MUSC researchers seek subjects to study sleep paralysis, especially in black community

  • Posted: Tuesday, February 12, 2013 12:01 a.m., Updated: Tuesday, February 12, 2013 10:57 a.m.
A candidate for the sleep paralysis study in MUSC’s Anxiety Sleep Clinic provided this description of a visiting “hag” to an artist.

Rebecca Wright recalls the terrifying sleep experiences she had as a child. She would be conscious, but paralyzed. And she felt threatened that an evil woman she could not see was sitting on her chest.

MUSC sleep study

What: MUSC’s Sleep Anxiety Clinic is looking for people of all ethnic backgrounds to take part in a sleep paralysis study. The research will collect and analyze information on what some refer to as being ridden by a “hag” or “haint.”

More info: Contact sleephelp@musc.edu, or call 792-0403.

Appointment: To make an appointment with Dr. Thomas Uhde, who is leading the study, contact Audrey Kobayashi at kobayash@musc.edu or 792-0028.

Wright’s experiences included hearing and feeling the woman’s heavy breathing, she says. As she would begin to recover control of her body, she sometimes also believed she saw a very dark man sitting in the chair next to her bed.

“It’s very scary because you are awake, but can’t move your mouth, can’t breathe,” says Wright, who is describing what some Lowcountry folks say is having been ridden by a “hag” or “haint.”

Those who study such experiences, called sleep paralysis, say they usually occur as subjects fall asleep or wake up. Sleep paralysis, unlike dreams, are experienced as real life events.

Many folk practices have been offered as remedies for keeping “hags” at bay over the years. Preventing intrusions is the reason behind the continuing practice of painting porch ceilings, doors or shutters in the area “haint blue,” or light blue.

Dr. Thomas Uhde, chairman of MUSC’s department of psychiatry, says that in at least one study, significantly more African-Americans reported experiencing sleep paralysis than non-African-Americans. It’s possible that others feel uncomfortable talking about it.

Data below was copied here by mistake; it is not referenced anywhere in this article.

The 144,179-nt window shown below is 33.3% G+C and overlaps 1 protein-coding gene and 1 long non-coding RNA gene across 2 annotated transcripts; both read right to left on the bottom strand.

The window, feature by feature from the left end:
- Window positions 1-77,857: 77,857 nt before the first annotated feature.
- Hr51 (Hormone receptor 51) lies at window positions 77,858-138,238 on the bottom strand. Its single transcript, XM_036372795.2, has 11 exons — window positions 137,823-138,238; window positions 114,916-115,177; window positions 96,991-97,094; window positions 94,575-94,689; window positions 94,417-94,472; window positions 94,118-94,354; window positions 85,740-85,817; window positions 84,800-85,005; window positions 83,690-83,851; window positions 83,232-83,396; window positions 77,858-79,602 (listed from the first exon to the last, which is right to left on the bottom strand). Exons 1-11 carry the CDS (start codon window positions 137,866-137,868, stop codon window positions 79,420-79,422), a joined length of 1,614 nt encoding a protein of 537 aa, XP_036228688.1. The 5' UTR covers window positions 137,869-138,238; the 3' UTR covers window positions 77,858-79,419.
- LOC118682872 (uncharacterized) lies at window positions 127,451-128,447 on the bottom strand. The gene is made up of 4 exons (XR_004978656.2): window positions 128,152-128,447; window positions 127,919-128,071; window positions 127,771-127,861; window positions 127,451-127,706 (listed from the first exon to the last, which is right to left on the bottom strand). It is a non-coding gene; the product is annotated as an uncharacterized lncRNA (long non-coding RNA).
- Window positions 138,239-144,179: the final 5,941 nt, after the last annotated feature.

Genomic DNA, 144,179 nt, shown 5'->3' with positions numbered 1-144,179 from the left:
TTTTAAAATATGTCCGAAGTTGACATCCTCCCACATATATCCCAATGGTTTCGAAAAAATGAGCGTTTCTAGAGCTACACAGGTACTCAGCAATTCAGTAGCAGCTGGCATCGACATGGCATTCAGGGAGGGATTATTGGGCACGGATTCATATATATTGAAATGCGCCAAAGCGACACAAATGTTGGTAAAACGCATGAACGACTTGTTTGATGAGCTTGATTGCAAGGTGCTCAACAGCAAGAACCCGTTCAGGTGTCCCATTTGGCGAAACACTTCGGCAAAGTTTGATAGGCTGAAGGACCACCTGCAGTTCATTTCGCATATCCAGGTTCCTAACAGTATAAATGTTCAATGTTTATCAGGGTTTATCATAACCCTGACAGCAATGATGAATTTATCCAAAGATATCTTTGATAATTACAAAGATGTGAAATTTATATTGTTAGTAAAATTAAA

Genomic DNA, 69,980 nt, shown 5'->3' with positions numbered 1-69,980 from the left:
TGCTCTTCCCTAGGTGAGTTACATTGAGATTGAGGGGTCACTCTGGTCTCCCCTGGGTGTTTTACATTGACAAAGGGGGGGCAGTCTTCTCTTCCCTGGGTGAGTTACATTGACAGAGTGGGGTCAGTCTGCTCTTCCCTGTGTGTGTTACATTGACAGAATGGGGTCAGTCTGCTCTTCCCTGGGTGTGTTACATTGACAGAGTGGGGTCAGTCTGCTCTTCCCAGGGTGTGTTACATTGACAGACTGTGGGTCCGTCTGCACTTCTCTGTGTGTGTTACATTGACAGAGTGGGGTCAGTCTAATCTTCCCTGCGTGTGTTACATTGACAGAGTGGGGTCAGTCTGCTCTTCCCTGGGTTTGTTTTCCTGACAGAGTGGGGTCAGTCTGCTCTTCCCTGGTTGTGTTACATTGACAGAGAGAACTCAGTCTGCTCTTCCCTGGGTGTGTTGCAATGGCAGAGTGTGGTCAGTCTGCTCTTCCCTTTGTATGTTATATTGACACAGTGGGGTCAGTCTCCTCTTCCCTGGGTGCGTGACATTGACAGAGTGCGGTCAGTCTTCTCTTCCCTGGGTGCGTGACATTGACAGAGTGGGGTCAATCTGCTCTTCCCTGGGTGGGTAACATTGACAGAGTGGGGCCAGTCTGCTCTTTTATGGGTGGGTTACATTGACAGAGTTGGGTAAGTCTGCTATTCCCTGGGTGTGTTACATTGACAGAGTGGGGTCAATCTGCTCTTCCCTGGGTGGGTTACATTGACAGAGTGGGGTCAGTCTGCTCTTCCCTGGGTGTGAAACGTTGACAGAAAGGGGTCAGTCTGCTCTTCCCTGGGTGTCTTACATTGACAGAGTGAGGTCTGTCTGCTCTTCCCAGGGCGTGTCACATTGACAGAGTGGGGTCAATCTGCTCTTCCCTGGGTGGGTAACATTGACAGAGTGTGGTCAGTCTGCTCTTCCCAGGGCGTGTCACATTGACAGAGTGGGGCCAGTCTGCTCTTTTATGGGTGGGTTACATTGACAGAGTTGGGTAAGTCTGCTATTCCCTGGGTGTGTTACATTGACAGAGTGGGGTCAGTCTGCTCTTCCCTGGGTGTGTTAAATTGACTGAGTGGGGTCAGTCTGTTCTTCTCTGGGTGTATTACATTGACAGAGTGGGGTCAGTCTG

Uhde is looking for people of all ethnic backgrounds who experience recurring sleep paralysis for a study through MUSC’s Anxiety Sleep Clinic. While the experiences are not harmful, and people can move without injury once the episode subsides, questions remain.

Do African-Americans, including those in the Lowcountry, experience sleep paralysis more often? Is it causing them to be distressed, disabled or less functioning? If so, is the sleep paralysis an indication the person should be screened for some treatable condition such as narcolepsy?

Researcher David Hufford, university professor emeritus, Penn State College of Medicine, experienced sleep paralysis in 1964 and began studying it in 1970, he says.

Those who study sleep paralysis once thought it had been experienced by 1 percent of the population. Current thinking is that 18 percent to 20 percent, in the United States and elsewhere, is a more accurate figure.

“Unusual Personal Experiences: An Analysis From Three National Surveys” was conducted by The Roper Poll in 1992. The survey had 5,947 respondents, randomly selected across the U.S. One survey question was “Do you remember ever waking up paralyzed with a sense of a strange presence in the room?” Eighteen percent said they had the experience, 5 percent said more than once or twice and 13 percent twice.

In a mid-1980s study led by Dr. Carl C. Bell for the Community Mental Health Council on Chicago’s Southside, 25 percent more African-Americans than non-African Americans were found to have experienced sleep paralysis at least once a month.

Among ethnic groups in general, sleep paralysis often is mistaken for symptoms of other things such as alien abduction, schizophrenia and narcolepsy, Hufford says.

“People need to know that they are not crazy,” both Uhde and Hufford say, adding that it’s important that people know the cause of their sleep paralysis and that it won’t kill or injure them.

Reach Wevonneda Minis at 937-5705.

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